The organic cells developed by the team showed three absorption bands between 400-650 nm — whole visible range of the solar spectrum — with a maximum absorption at 420 nm. The ability to turn the light absorbed to electricity (power conversion efficiency) was 2.5%.

14. Phantom limbs

Phantom limb pain happens to people who have had limb amputations. They continue to feel the presence of the amputated part, and especially, pain in that area. Though the effect has been known for a long time, it is poorly understood. Now, based on a treatment that uses machine learning and augmented reality, a researcher from Sweden has a hypothesis regarding the effect. The proposal is that neural circuitry, after an amputation loses its primary role and becomes entangled with other neural networks which are responsible for pain perception. The coincidental firing of these neurons with the ones involved in pain perception is what, according to him, causes the pain.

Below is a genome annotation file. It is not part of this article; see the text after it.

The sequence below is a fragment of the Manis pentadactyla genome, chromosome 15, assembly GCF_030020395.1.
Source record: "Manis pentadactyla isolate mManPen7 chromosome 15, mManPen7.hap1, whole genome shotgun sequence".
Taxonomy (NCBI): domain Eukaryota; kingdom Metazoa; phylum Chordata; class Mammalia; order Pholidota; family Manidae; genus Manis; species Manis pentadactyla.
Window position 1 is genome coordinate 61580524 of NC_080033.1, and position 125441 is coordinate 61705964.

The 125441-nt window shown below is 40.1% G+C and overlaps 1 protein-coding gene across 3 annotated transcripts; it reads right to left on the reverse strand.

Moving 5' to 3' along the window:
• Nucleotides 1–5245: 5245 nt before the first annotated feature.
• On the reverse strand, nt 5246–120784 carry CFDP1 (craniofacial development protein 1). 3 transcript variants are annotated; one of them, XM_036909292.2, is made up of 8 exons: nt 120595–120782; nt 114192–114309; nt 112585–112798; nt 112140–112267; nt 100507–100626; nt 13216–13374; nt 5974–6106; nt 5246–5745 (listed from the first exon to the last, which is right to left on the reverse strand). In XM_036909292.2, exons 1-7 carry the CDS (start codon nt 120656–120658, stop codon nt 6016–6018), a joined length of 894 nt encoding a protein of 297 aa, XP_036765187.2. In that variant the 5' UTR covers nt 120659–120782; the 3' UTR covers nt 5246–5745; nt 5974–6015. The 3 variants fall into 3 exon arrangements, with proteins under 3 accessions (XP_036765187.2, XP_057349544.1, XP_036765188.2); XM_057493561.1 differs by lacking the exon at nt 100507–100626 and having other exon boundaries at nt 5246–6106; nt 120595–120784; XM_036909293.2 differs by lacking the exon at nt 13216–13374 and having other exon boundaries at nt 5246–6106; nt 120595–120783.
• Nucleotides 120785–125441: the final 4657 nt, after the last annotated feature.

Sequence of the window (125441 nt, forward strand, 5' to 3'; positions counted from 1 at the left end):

15. Colour of poppies

A recent study opens the secret of Californian poppies’ brilliant colour. The petal surface has tiny microscopic ridges that act as prisms. When light falls on these, it is focused on carotenoid granules lying at the bottom of cells. Also, light from certain angles is reflected back, giving the silky glow.

16. Books:

Book – Staggering Forward: Narendra Modi and India’s Global Ambition

Writer – Bharat Karnad

Book – The Last Englishmen: Love, War, and the End of Empire

Writer – Deborah Baker

Book – She Goes to War: Women Militants of India

Writer – Rashmi Saksena

Description: When one hears of militancy, the first image that springs to mind is a gun-toting man. What about the women who are part of these movements? This is where Rashmi Saksena’s She Goes To War provides an answer. Featuring 16 women militants from five Indian states — Kashmir, Chhattisgarh, Assam, Manipur and Nagaland — the book offers a perspective on what drives these women to move against the state.

Book – When Coal Turned Gold

Writer – Partha Sarathi Bhattacharyya